The familiar saying is that “the eyes are a window to the soul.” But from the medical perspective, they’re also like a window to your brain. Eye-related symptoms are a key way for healthcare providers to find brain conditions and issues. That’s why vision changes can be telltale indicators of brain-related issues like concussions or strokes.

What are some common tests to check eye health?

Many tests can detect conditions that affect your eyes directly or that cause eye symptoms. The most important of them is an eye exam. Regular eye exams can detect many eye conditions or concerns before you ever have symptoms. And eye exams can help prevent long-term vision damage or issues when you have other conditions like Type 2 diabetes.

Other common tests include:

There are many tests your eye care specialist or other healthcare provider may recommend depending on your symptoms and the suspected cause(s). They may also recommend tests for other body systems that might influence or cause eye symptoms. Your specialist or provider is the best source of information about test options, what they recommend and why.


What are some common treatments for eye conditions?

There are many possible treatments for eye conditions, and the treatments can vary widely. Some conditions or concerns that are common or not severe may have simpler treatments. Other conditions or concerns need more advanced care options.

Some examples of types of eye care include:

  • Vision correction. This is the main approach to treating eyesight issues like nearsightedness, farsightedness or age-related near vision loss. Eyeglasses and contact lenses are the most common options. Some people need prescription glasses or contacts, while others may only need reading glasses (sometimes known as “cheaters”). Others may choose to undergo vision correction surgery.
  • Medications. Medications can treat many conditions that — either directly or indirectly — affect your eyes. The type of medication depends on the specific condition(s) involved and other factors. These include medicated drops or ointments you apply to your eyes or medications you take other ways (by mouth, via injection or infusion, etc.).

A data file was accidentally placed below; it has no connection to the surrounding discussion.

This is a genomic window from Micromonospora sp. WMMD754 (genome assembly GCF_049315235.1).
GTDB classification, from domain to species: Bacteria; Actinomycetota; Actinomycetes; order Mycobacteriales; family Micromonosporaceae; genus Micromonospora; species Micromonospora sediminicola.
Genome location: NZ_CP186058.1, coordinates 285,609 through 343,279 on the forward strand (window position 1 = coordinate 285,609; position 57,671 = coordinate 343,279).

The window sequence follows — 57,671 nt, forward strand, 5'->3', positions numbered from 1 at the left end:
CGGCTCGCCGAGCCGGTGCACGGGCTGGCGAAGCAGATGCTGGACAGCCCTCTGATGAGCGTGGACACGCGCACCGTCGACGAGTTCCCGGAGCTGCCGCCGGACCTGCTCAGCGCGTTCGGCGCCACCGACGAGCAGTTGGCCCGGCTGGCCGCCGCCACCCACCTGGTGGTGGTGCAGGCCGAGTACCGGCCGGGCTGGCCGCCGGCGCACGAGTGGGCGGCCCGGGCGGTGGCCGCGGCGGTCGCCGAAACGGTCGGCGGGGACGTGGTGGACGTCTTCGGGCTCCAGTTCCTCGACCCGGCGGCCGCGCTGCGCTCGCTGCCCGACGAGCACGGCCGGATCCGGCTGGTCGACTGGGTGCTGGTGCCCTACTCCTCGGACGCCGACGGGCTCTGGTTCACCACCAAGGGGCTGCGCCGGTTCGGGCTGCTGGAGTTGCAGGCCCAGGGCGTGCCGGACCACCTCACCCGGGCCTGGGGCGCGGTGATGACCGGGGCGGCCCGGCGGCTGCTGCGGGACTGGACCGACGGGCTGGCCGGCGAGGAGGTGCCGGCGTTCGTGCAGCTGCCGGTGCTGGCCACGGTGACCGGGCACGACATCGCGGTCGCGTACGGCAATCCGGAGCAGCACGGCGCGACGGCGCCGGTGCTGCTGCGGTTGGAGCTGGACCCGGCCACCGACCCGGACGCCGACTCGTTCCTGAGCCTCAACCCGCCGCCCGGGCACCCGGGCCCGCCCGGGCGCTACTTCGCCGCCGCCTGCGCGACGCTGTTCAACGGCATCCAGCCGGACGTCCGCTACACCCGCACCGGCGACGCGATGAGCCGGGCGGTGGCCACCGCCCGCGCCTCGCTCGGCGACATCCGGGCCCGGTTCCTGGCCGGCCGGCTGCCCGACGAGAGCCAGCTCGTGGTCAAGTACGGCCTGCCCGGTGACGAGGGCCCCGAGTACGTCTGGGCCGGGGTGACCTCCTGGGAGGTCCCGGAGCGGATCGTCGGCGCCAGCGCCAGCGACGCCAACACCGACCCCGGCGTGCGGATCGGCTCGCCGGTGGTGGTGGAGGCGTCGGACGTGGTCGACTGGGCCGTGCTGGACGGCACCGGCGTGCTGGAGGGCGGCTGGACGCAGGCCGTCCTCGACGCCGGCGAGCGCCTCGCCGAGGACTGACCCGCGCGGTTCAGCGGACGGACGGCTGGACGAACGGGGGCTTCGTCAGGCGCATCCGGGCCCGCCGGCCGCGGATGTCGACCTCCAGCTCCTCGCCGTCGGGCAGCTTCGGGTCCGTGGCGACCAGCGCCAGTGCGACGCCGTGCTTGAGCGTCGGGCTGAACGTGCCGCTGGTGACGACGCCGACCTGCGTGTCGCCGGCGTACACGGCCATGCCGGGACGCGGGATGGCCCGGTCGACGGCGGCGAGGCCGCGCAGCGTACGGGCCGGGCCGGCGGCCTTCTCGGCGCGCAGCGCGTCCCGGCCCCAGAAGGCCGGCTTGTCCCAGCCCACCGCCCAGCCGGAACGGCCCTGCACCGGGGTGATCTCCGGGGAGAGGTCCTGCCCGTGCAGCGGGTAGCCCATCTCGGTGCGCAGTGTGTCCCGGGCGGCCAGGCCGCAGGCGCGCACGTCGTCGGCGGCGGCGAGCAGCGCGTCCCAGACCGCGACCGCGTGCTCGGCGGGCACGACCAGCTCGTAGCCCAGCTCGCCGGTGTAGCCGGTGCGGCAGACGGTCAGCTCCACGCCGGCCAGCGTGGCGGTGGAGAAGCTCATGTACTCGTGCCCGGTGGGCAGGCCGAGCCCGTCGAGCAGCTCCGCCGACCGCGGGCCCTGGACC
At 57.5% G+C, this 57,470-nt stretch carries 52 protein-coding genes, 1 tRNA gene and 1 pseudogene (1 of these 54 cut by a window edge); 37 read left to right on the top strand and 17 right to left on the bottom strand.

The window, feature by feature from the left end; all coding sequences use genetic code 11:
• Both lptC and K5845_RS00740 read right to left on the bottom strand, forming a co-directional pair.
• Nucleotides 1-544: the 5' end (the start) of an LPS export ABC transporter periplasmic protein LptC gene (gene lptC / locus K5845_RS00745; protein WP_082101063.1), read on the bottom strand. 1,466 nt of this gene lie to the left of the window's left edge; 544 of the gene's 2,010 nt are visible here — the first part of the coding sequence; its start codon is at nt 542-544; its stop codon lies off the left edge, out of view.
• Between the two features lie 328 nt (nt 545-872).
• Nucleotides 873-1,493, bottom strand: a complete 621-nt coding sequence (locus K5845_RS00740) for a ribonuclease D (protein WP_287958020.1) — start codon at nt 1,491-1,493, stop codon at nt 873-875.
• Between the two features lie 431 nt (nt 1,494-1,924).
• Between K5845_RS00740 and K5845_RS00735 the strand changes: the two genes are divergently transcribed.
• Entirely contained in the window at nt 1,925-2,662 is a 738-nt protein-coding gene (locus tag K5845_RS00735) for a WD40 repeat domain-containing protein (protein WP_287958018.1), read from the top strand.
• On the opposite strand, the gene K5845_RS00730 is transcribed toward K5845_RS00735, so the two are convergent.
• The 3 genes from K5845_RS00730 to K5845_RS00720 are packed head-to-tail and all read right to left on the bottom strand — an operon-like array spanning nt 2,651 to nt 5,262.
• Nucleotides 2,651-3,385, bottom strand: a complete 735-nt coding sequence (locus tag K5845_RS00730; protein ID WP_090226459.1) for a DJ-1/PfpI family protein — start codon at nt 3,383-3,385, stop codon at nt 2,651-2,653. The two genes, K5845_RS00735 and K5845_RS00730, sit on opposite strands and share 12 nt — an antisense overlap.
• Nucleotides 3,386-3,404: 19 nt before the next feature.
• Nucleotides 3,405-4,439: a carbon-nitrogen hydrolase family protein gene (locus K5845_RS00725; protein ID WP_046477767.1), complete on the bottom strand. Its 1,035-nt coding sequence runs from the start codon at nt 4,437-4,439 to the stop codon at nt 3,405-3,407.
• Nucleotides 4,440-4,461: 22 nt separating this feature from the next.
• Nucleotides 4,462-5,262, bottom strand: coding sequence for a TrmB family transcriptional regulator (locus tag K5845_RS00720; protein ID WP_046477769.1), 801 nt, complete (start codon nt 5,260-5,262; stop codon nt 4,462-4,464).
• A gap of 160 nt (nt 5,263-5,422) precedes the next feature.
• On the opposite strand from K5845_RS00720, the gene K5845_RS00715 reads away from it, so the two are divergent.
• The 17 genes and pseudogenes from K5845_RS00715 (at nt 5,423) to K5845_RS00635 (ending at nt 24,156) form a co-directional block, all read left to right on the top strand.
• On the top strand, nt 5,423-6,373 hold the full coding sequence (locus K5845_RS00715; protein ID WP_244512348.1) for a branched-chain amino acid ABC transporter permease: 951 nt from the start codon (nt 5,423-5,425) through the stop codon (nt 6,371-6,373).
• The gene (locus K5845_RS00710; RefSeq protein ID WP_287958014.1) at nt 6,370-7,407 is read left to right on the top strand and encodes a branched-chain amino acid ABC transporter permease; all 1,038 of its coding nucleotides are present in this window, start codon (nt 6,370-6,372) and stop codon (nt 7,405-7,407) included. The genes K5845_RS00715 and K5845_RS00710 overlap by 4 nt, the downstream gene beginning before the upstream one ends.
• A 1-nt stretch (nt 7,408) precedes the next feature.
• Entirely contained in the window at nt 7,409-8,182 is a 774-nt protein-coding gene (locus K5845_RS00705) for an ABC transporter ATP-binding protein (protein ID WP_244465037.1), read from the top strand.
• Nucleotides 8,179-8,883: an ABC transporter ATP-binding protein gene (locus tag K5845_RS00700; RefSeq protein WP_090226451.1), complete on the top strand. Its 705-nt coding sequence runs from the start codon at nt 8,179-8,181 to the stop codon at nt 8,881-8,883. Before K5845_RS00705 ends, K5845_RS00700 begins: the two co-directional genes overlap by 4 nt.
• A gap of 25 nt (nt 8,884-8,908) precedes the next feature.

• Surgery. Many eye conditions are treatable with surgery. These can include a variety of methods, including phacoemulsification (which uses ultrasound to break up cataracts), cryotherapy (which uses intense cold), radiofrequency ablation (which uses intense heat) and laser surgery.

Many other possible treatments can play a role in treating eye conditions or symptoms. Because there are many influencing factors, your eye care specialist or healthcare provider is the best person to tell you more about treatment options. They can explain the options and help you choose one that’s most likely to help you.


How can I care for and keep my eyes healthy?

There are several things you can do to maintain your eye health. You can:

  • Get regular eye exams. Everyone should get an eye exam every one to two years, regardless of whether or not they need glasses or contacts. And if you have a higher risk of eye disease, you may need more frequent eye exams. Your eye specialist can advise you on how often you should get an exam.
  • Wear eye protection. Safety glasses or goggles can make all the difference in avoiding eye injuries or damage. While putting them on might seem like a hassle or unnecessary step, they can spare you a lot of pain and avoid irreversible damage.
  • Quit using tobacco, or never start. Nicotine-containing products, including vaping or smokeless (chewing) tobacco, can contribute to circulatory problems over time. This is especially true of the smaller, more delicate blood vessels in your eyes. Ask your provider for resources to help you quit.